Agustín de Iturbide and other insurgents enter Mexico City in triumph,
September 27, 1821

The next day, Iturbide proclaimed the independence of the Mexican Empire, as New Spain was henceforth to be called, and settled himself in a palatial home, loaned to him by the Count of San Mateo Valparaíso. It still stands on Madero Street, now bearing the nickname Palace of Iturbide.

So called "Palace of Iturbide"
Now the Banamex Cultural Center

Photo: JRB
The Man Who Won Mexico's Independence
Iturbide was not a person one would foresee fighting for and winning Mexican Independence. Until the winter of 1821, some six months before he triumphantly entered Mexico City, Iturbide had been a key player in the royalist opposition to those who had begun the rebellion eleven years earlier, the priest, Miguel Hidalgo, the Spanish Army captain Ignacio Allende, and the priest turned warrior, José María Morelos. He was, in fact, the quintessential wealthy, well-connected Spanish criollo [Spanish born in New Spain] from a noble family, a loyalist and officer in the Royal Spanish Army.

Agustín Cosme Damián de Iturbide y Arámburu was born on September 27, 1783, in what was then Valladolid, now Morelia, the state capital of Michoacán. Iturbide's parents were members of the wealthy criollo class of Valladolid. His father, Joaquín de Iturbide, came from a family of the Basque gentry.

In his teens, being criollo, Iturbide entered the Spanish Royal Army and was commissioned a second lieutenant in the provincial regiment. He was known for his horsemanship.

Agustín de Iturbide
Portrait in "Palacio de Iturbide"
Photo: JRB
In 1805, when he was twenty-two, Iturbide married Ana María Josefa Ramona de Huarte y Muñiz. She was the daughter of a wealthy and powerful Spanish nobleman, Isidro de Huarte, governor of the district and a granddaughter of the Marquis of Altamira. With her dowry of 100,000 pesos, the couple bought a hacienda.

Taking Sides in Phase 1 of the Rebellion
The rebellion that began in September 1810 did not, at first, have the goal of independence from Spain. It was an effort by upper-class liberal criollos [Spanish born in New Spain], including the priest, Miguel Hidalgo, and Spanish Army captain Ignacio Allende, to overthrow the viceroy, who was seen as the source of abuses of criollos, mestizos [mixed Spanish-indigenous] and indios [indigenous], perverting the will of the king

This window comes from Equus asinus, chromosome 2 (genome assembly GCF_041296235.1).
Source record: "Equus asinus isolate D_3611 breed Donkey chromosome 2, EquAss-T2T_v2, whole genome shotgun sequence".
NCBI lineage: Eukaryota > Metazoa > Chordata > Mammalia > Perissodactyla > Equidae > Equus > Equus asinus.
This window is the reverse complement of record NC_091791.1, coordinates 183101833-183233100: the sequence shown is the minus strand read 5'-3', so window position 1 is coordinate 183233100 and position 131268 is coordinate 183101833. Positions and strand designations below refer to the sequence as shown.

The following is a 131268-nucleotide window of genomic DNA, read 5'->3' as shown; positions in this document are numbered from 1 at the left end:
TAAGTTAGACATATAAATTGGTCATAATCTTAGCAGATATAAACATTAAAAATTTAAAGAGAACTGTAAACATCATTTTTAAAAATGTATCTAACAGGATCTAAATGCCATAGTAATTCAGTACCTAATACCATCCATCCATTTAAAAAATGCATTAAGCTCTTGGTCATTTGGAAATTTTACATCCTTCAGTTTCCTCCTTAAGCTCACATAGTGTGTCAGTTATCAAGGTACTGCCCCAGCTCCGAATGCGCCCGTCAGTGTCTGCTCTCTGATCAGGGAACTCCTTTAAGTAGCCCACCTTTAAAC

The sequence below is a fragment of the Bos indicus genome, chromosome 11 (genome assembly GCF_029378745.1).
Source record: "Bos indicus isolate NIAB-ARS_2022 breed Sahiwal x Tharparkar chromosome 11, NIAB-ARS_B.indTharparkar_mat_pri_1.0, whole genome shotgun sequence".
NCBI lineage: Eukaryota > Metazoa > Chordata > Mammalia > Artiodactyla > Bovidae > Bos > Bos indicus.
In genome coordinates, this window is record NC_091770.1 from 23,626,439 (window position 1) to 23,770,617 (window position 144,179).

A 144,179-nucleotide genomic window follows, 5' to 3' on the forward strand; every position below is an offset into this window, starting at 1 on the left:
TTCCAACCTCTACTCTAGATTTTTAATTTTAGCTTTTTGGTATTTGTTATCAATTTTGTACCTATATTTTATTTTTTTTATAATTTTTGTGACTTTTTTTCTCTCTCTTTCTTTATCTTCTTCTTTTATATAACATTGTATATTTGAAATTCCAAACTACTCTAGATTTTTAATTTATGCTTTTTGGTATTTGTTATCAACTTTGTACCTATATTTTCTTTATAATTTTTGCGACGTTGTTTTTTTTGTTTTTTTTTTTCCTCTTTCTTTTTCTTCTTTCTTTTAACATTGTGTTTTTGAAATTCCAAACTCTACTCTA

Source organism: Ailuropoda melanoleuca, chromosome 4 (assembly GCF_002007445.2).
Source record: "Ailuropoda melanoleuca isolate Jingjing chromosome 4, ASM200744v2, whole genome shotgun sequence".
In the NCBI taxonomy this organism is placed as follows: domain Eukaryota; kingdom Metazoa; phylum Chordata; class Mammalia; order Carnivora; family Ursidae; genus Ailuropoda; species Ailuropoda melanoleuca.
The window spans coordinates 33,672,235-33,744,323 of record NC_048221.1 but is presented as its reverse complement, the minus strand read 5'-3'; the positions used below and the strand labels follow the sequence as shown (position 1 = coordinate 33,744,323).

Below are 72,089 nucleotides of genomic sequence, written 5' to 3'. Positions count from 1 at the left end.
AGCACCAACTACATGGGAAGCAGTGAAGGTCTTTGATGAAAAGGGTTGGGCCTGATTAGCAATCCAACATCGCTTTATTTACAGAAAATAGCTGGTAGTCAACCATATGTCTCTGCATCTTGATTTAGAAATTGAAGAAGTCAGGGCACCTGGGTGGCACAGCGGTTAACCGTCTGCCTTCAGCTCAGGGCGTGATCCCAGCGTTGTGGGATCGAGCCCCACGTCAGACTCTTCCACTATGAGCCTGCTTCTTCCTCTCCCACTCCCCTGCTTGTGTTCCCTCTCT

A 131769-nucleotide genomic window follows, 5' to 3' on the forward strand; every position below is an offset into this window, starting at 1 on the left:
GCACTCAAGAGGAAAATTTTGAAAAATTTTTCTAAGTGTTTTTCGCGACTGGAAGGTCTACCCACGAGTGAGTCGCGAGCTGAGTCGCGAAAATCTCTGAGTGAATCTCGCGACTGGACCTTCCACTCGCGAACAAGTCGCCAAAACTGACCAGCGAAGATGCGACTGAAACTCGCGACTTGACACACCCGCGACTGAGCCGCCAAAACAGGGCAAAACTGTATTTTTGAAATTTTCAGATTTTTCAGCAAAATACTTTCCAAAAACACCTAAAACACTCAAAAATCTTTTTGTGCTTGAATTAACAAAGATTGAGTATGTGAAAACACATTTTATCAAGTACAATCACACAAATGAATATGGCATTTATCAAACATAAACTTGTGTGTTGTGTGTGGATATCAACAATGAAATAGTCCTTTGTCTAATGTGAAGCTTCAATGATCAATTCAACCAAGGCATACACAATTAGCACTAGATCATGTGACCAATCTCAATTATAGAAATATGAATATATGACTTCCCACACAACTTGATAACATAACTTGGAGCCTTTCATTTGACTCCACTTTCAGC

The revolt was triggered by the crisis in legitimacy of the Spanish royalty. Napoleon's seizure, in 1808, of the Spanish King Charles IV and his son, Ferdinand VII, and placing his brother Joseph Bonaparte on the throne put in serious question the legitimacy of Spanish rule of New Spain. The rebellion was cast in the name of loyalty to the king and the Virgin of Guadalupe, God's special emissary to New Spain. Thus, there was an ambivalence, if not outright contradiction, at the very heart of the rebellion—a combination of liberal, democratic values with conservative, royalist loyalties.

At the outset, Hidalgo offered Iturbide the rank of general in the insurgent forces. Iturbide rejected the offer, since he repudiated the atrocities committed by the largely untrained insurgent army against Spanish civilians, choosing instead to fight for the royalist forces.

Iturbide fought in a number of the early battles against the insurgents. After the executions of Hidalgo and Allende in July 1811, he led a number of battles between 1813 and 1815 against the new leader of the rebellion, Morelos.

His persistence against the rebels was widely known, as well as his views against their liberal ideas. In his diary, he refers to the insurgents as "perverse," "bandits," and "sacrilegious." In a letter to the viceroy in 1814, he wrote of how he had 300 rebels (to whom he referred as excommunicates) executed to celebrate Good Friday. Iturbide was also criticized for his arbitrary treatment of civilians, in particular his jailing of the mothers, wives and children of known insurgents.

The Insurgency Becomes More Republican
Morelos initially won battles in the southwest. In September, 1813, in the city of Chilpancingo, now the capital of the state of Guerrero, he felt secure enough to convene a congress of representatives from provinces under his control. On November 6, the congress met and formally declared the Independendence of North America from Spain.

Nearly a year later, on October 22, 1814, in Apatzingán, Michoacán, Mexico's first constitution, the Constitutional Decree for the Liberty of Mexican America, was promulgated. It established a republican government, with a three-person executive and a representative congress. It was never implemented. Morelos was captured by royal forces in November 1815, imprisoned in the Ciudadela in Mexico City and executed on December 22, 1815.

Reversals of Fortune in New Spain and the Motherland
After Morelos's death, the force of the independence movement declined significantly. Isolated guerrilla bands carried out such fighting as there was. Guadalupe Victoria ended up abandoned by most of his troops and hiding in the jungle of Veracruz. Vicente Guerrero fought on in the southwest, where Morelos had won victories, in what is now the state named after him, and in neighboring regions.